Joris P

257Joined Aug 2021


I work at CEA's University Groups team, focusing on programs like UGAP.

I'm the former chair of Positive Impact Society Erasmus (PISE) and was co-lead for EAGxRotterdam 2022.


Thanks Wil! I will DM you some details after the weekend :)

To potentially confuse things even more: I know some groups in the Netherlands use the name 'IDEA program' to refer to the in-depth fellowship.

In-Depth EA program

Thanks Harrison, we're indeed looking at exactly those "policy responses to non-existential low-probability risks" as there is little material out there  on policy change regarding GC & X-risks. By 'lowering the bar' a bit to what we called 'extreme risks', we hope to include smaller, less deadly risks into our case study candidates. As such, 9/11 is indeed one to consider, thank!

Thanks Michael, also for the suggestions you made above! You raise good points and I would've loved to study negative examples and examples from corporate governance, but the scope of my thesis unfortunately has to be really limited - hopefully someone else can look at these later! 

This sounds great! PISE, the group at Erasmus University Rotterdam (the Netherlands) has also been trying to this over the past two years. Although it's far from perfect, I think we have a pretty good branding and online presence (especially compared to the average EA group). Feel free to check out our Instagram, I'd be happy to put you in touch with the people who do the hard work of creating great marketing content :)

Two months ago our group ran a 4-week fellowship! We plan on writing a longer forum post about it soon, but here are some main takeaways:

  • I think our approach combined some of the suggestions you do: our fellowship was a 4-week sprint, we offered extra events during and after the program and went on a retreat right after the groups finished their fellowship
  • There's no AB test on this, but our intuition is that people were more comfortable with committing to a 4 week rather than an 8 week program
  • We heightened the workload a bit, from ~2.5 hours to ~4 hours per week (1.5 hour sessions, 2.5 hours of preparation). This allowed us to still cover the majority of the content of a regular fellowship
  • With a shorter fellowship it becomes even more important to plan it right, so that fellows don't miss half the sessions (due to exams for example)


In general, thanks for writing this important post! I think I would even extend your points to a general call for group organizers to be more innovative in their approaches to group organizing. Curious what you think of this :)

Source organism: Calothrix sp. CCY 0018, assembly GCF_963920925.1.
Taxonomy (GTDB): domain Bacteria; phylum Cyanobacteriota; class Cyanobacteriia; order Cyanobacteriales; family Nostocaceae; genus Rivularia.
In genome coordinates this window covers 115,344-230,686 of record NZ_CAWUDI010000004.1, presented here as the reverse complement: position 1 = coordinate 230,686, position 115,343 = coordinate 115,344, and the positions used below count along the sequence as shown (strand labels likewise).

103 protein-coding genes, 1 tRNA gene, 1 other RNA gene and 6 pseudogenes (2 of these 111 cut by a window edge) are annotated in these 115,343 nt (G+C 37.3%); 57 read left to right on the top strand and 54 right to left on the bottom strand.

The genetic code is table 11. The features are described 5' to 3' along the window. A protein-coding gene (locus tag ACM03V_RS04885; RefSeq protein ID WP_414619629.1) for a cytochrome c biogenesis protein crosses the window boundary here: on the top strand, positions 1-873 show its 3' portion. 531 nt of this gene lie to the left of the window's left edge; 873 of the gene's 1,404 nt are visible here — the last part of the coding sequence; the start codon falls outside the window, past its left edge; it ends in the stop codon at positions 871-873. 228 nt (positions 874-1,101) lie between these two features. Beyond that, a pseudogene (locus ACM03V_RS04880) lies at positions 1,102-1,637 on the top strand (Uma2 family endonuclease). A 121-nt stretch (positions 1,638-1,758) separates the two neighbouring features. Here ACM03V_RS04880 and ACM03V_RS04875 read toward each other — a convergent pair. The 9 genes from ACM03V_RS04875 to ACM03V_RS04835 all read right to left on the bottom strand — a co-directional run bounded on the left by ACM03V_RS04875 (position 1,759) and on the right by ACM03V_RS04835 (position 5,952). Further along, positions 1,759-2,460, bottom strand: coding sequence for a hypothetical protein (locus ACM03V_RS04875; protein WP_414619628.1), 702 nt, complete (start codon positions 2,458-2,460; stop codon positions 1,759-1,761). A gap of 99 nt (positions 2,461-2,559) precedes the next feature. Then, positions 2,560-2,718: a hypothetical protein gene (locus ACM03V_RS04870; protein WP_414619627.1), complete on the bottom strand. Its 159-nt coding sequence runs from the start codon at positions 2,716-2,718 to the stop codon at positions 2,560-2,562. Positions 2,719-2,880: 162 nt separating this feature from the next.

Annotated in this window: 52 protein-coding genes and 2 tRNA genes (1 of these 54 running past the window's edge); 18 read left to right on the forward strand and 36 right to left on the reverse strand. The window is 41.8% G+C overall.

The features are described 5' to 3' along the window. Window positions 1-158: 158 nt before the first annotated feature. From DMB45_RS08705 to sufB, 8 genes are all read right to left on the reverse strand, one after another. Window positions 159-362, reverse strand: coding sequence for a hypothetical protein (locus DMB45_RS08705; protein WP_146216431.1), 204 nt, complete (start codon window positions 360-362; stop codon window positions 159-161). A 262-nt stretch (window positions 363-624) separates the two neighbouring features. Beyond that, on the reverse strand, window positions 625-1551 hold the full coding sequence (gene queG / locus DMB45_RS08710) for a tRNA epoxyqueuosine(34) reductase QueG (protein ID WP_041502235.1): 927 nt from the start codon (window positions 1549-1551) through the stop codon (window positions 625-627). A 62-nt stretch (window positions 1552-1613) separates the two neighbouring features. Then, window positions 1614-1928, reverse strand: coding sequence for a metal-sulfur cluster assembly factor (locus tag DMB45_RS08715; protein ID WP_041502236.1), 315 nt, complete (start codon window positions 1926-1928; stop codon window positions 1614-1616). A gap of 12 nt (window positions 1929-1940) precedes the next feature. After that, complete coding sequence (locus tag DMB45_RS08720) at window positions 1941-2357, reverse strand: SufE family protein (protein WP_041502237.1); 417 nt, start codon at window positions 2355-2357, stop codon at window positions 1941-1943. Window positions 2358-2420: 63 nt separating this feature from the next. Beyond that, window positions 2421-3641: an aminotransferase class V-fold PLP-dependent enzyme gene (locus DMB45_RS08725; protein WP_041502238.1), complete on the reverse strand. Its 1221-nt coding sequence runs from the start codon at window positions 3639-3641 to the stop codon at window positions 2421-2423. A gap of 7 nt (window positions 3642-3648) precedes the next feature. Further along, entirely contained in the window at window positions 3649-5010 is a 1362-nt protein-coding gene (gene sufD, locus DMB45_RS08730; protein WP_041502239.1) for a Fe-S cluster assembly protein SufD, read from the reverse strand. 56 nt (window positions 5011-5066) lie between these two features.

Thank you for your post Naomi! I saw some interesting similarities with how we organize our student group, so I wrote down some thoughts below.

Firstly, that same trend (heightened interest in aug/sep and jan/feb) probably also applies to students' availability/willingness to get engaged with new initiatives on their campus. This is certainly true for students at our university, so we also work with two 'recruitment seasons' (we call them 'cycles') per year. 

Three additions to your image from our student group's perspective would be:

  • Our initial marketing also included tabling at the university's fair for incoming students.
  • This year we're experimenting with a 4-week introduction to EA (preceded by some information sessions, indeed to reduce drop-out rate of our fellowship). The idea behind not doing a regular 8-week program is that it's easier to compete for students' attention with a shorter program. We hope to write a forum post about our 4-week fellowship experiment soon.
  • Right after this introduction program to EA, we present students with an array of options to get further engaged. These include becoming an official 'member' of our group, joining one of our committees, joining us on a retreat, etc. I'd be curious to hear if you have any innovative approaches to post-fellowship engagement of participants!  (I think one of our organizers will also report on our 'innovative' approaches to engaging student-EA's at some point in the future.)

Finally, choosing a 'non-EA' name for the introduction program sounds like an interesting experiment. Could you maybe share some additional insights from this (other than that there luckily was no confusion about the program being EA or not)? Perhaps we could also rename our introduction program, although that might get confusing as our group name also doesn't directly include a reference to EA (the rest of our marketing does, though).